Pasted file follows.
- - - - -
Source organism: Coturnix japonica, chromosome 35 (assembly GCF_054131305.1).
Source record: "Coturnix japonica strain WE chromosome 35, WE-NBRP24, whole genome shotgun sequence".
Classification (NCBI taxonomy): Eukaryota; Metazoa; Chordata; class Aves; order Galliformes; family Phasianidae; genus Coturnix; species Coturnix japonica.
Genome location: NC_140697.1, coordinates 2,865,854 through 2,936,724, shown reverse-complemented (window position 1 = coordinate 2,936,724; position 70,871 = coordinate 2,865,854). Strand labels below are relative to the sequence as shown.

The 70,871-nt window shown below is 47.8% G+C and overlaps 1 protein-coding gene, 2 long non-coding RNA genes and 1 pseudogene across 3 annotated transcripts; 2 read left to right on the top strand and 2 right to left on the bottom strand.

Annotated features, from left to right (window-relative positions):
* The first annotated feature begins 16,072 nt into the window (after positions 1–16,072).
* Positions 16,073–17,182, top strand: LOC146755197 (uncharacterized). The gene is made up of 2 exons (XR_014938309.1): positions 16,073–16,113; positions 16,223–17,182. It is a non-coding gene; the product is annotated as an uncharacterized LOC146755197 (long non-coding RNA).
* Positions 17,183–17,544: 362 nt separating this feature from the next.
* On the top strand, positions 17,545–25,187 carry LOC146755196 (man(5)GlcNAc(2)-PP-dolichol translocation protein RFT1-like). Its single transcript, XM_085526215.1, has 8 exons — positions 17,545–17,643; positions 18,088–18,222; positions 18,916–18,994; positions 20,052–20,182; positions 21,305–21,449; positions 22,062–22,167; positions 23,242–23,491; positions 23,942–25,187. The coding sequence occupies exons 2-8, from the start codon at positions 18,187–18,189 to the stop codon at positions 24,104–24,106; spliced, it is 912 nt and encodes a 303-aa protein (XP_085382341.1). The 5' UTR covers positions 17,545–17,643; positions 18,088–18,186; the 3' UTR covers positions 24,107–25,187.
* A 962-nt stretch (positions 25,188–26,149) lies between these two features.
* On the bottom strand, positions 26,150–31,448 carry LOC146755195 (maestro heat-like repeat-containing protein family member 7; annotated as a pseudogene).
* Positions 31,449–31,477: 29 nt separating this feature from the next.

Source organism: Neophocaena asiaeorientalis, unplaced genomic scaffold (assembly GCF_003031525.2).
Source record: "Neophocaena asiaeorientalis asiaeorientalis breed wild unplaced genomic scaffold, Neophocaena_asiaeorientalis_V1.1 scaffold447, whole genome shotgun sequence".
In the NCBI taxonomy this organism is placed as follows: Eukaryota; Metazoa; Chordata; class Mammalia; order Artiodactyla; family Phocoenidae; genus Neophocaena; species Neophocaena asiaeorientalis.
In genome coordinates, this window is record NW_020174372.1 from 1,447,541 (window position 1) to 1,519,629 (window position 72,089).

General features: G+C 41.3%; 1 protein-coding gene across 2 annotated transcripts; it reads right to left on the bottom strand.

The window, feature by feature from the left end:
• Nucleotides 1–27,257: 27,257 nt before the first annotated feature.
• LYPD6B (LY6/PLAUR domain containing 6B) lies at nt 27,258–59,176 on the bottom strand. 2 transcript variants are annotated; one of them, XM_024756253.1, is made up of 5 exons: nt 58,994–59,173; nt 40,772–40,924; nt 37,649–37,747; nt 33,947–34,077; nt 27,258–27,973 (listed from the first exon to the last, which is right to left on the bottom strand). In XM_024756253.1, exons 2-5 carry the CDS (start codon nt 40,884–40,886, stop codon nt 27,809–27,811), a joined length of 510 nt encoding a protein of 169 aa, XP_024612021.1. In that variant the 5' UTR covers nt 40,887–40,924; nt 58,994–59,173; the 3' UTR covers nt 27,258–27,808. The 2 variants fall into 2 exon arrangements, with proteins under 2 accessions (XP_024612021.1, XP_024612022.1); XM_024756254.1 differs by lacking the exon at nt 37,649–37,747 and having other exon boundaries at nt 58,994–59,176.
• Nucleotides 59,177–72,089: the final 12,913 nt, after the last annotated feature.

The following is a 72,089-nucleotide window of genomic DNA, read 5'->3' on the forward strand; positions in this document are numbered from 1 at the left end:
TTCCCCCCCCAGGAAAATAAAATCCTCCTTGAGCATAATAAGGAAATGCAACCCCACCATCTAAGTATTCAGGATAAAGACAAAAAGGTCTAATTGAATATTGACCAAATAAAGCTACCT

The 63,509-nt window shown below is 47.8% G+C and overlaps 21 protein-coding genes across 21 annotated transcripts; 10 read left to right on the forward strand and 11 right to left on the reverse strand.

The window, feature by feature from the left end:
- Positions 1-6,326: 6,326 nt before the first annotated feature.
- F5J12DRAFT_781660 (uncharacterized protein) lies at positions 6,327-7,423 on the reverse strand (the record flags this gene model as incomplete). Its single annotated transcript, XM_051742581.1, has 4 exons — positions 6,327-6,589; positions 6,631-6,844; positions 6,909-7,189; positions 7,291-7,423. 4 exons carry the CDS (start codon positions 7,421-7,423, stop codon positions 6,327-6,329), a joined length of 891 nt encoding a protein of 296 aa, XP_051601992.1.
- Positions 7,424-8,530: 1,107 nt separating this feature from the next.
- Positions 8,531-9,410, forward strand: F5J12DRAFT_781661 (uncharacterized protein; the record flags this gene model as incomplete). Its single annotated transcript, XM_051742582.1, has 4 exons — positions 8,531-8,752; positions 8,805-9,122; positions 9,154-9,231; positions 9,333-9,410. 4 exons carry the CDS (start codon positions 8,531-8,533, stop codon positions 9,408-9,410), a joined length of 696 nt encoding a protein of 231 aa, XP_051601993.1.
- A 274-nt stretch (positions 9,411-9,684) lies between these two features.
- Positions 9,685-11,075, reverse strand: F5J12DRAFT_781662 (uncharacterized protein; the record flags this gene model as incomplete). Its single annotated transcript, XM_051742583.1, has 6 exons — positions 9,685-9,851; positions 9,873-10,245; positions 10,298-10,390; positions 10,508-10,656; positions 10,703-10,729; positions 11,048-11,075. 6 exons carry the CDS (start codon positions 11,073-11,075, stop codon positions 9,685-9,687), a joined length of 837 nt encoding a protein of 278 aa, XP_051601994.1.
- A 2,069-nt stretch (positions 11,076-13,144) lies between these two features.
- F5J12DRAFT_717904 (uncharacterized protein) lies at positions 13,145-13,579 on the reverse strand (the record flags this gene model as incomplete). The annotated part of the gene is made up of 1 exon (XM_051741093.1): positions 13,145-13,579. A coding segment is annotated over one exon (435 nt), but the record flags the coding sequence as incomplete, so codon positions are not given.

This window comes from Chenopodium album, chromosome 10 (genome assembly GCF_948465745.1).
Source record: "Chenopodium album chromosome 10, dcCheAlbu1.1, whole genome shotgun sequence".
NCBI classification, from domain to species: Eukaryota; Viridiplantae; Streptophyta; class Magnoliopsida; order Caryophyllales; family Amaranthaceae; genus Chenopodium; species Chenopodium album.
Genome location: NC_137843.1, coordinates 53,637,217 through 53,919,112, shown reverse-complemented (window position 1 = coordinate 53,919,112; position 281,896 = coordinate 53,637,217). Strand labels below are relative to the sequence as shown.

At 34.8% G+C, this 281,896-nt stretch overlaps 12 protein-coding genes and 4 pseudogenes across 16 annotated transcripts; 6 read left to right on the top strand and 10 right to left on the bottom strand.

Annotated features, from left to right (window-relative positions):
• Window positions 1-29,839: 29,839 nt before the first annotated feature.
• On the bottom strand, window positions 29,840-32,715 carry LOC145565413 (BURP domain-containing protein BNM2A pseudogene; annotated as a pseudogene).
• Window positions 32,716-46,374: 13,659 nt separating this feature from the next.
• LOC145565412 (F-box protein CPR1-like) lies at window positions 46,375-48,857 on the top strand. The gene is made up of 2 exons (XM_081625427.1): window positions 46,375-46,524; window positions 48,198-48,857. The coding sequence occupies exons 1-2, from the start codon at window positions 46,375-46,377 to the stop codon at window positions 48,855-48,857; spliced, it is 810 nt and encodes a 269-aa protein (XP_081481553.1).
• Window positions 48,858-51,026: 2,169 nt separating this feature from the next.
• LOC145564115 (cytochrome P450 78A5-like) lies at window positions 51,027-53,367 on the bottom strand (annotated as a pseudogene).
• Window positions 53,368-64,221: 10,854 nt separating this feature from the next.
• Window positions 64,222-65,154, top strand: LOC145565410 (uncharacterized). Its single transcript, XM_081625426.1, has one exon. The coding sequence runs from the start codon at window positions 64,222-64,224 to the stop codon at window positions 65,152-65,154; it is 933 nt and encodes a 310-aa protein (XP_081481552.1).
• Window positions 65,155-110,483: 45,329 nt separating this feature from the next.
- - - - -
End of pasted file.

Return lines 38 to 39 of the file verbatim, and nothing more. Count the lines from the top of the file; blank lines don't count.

Genome location: NC_137843.1, coordinates 53,637,217 through 53,919,112, shown reverse-complemented (window position 1 = coordinate 53,919,112; position 281,896 = coordinate 53,637,217). Strand labels below are relative to the sequence as shown.

At 34.8% G+C, this 281,896-nt stretch overlaps 12 protein-coding genes and 4 pseudogenes across 16 annotated transcripts; 6 read left to right on the top strand and 10 right to left on the bottom strand.